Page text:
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Bombay HC sets aside man's death penalty for killing woman, child

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Press Trust of India Mumbai
The Bombay High Court Tuesday set free a Nashik man who was sentenced to death last year by a court here for killing a 32-year-old woman and her 6-year-old child.
A bench of justices BP Dharmadhikari and P D Naik held that the police failed to carry out proper investigation and build a watertight case against convict Ramdas Shinde.
The bench, therefore, dismissed the Maharashtra government's plea seeking confirmation of the death penalty, and upheld Shinde's appeals challenging his conviction and sentence.
On April 26 last year, the court in Nashik had convicted and sentenced Shinde for stabbing to death the woman and her child, who stayed as tenants in his father's property.
The prosecution had claimed that the victim woman had snubbed Shinde's sexual advances and, therefore, on April 18, 2016, while his wife and children were away, he went to the victim's house and killed her and her son.
The victim's body had 24 stab wounds, including wounds on her private parts, and the child's body had 28 stab wounds, the prosecution claimed.
However, Shinde approached the high court last year challenging his conviction and sentence through pleas filed through his counsel advocate Aniket Nikam.
Nikam told the high court the police had failed to investigate the case properly and that there existed several loopholes in the prosecution's theory and the evidence presented on record.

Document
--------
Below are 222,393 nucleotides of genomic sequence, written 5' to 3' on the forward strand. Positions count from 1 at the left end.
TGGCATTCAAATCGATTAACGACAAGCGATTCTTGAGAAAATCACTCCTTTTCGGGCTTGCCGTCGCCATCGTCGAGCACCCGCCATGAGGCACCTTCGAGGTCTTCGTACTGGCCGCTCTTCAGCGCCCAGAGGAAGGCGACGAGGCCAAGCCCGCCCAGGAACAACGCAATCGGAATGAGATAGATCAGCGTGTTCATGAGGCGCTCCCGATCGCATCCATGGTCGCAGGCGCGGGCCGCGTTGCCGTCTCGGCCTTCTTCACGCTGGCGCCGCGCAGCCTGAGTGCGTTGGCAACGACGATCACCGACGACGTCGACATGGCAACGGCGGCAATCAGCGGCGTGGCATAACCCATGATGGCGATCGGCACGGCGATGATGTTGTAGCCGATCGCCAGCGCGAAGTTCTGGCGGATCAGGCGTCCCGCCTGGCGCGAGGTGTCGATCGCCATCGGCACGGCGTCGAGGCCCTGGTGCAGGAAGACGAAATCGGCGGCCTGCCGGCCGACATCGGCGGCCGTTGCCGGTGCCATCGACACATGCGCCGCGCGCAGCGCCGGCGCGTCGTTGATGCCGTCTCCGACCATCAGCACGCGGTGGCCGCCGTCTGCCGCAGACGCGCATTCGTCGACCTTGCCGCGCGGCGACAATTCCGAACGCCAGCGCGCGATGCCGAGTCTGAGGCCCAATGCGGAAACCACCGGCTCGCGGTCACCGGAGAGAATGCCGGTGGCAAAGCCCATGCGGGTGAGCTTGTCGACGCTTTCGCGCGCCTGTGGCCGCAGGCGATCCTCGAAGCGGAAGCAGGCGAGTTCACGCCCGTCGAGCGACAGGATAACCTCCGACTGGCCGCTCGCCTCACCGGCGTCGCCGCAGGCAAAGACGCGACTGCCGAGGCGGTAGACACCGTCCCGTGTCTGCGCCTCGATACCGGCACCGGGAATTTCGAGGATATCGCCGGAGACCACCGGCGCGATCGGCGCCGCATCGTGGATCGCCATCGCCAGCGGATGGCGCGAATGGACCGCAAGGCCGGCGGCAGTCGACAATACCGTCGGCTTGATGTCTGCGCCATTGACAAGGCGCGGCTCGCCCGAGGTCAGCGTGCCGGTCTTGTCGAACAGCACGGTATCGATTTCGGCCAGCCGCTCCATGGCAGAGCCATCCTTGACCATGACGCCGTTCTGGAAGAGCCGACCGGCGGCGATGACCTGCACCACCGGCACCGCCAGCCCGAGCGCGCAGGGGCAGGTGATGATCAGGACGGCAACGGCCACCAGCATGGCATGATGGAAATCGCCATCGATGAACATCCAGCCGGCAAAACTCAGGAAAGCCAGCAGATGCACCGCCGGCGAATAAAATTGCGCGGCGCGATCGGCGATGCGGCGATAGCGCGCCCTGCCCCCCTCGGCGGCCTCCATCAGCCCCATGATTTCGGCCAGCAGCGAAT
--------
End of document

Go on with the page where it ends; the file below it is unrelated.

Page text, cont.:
He argued that the prosecution's case relied mainly on circumstantial evidence, but the prosecution had failed to establish a cogent chain of evidence.
He pointed out that the police had failed to produce Shinde's clothes and possessions before the trial court even though it claimed the clothes and possessions had blood stains on them.
The police had also relied upon the recording of two phone calls made by Shinde to his friend Subhash on the night of the incident, whereby, he allegedly confessed to the crime.
Nikam, however, pointed out that while Subhash had initially recorded a statement before a magistrate confirming such calls, he had later turned hostile and alleged that the police had coerced him into making the initial statement.
Besides, he said, the police had also failed to seize Subhash's mobile phone till about two weeks after the crime.
Therefore, there was enough chance of tampering of evidence, Nikam said.
The prosecution, through advocate Prajakta Shinde, denied the charges of tampering of evidence.
However, the court held that Nikam's arguments on insufficient and unconvincing probe could not be ignored.
"We find that the Investigating Officer has not investigated all links and clues to ensure that nobody else could have committed the ghastly double murder, or to show that the accused could be the only culprit," the bench said.
"The material on record is insufficient to rule out the involvement of any other person in the matter," it said while setting aside the Nashik court order.

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First Published: Apr 30 2019 | 9:05 PM IST

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